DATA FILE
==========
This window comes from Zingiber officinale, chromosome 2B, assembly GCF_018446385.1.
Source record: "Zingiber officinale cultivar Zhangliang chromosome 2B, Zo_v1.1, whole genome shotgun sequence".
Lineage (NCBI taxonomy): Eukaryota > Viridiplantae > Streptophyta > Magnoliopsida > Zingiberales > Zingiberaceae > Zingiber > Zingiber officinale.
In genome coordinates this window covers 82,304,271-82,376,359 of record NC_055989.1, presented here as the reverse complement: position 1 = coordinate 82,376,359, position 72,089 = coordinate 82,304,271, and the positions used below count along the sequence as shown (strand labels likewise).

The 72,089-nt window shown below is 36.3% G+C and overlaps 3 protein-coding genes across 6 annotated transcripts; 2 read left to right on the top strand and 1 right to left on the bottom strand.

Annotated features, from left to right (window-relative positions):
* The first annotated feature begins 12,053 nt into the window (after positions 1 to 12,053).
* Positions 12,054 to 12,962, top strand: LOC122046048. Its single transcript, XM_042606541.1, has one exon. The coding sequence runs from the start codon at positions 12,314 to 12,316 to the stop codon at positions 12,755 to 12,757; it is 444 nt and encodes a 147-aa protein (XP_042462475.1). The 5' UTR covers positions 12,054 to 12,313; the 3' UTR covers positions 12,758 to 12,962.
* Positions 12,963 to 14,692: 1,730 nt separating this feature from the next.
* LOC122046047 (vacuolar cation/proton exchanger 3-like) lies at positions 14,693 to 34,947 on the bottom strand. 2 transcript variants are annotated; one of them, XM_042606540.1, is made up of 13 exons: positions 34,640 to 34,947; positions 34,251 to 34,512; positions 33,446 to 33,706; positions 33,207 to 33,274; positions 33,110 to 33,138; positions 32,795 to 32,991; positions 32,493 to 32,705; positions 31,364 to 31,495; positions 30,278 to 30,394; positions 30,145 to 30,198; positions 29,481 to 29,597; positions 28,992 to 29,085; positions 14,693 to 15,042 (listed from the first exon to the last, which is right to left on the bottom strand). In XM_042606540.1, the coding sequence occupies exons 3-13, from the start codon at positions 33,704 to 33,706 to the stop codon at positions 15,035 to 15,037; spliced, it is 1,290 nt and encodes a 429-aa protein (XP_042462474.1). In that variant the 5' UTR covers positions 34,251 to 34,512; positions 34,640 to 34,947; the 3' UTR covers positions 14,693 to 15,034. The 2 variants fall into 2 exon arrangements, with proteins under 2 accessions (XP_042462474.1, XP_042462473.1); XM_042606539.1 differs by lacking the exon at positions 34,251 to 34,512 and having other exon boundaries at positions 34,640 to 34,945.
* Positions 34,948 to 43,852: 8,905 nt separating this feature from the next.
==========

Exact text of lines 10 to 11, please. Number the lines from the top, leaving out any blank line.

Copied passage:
* LOC122046047 (vacuolar cation/proton exchanger 3-like) lies at positions 14,693 to 34,947 on the bottom strand. 2 transcript variants are annotated; one of them, XM_042606540.1, is made up of 13 exons: positions 34,640 to 34,947; positions 34,251 to 34,512; positions 33,446 to 33,706; positions 33,207 to 33,274; positions 33,110 to 33,138; positions 32,795 to 32,991; positions 32,493 to 32,705; positions 31,364 to 31,495; positions 30,278 to 30,394; positions 30,145 to 30,198; positions 29,481 to 29,597; positions 28,992 to 29,085; positions 14,693 to 15,042 (listed from the first exon to the last, which is right to left on the bottom strand). In XM_042606540.1, the coding sequence occupies exons 3-13, from the start codon at positions 33,704 to 33,706 to the stop codon at positions 15,035 to 15,037; spliced, it is 1,290 nt and encodes a 429-aa protein (XP_042462474.1). In that variant the 5' UTR covers positions 34,251 to 34,512; positions 34,640 to 34,947; the 3' UTR covers positions 14,693 to 15,034. The 2 variants fall into 2 exon arrangements, with proteins under 2 accessions (XP_042462474.1, XP_042462473.1); XM_042606539.1 differs by lacking the exon at positions 34,251 to 34,512 and having other exon boundaries at positions 34,640 to 34,945.
* Positions 34,948 to 43,852: 8,905 nt separating this feature from the next.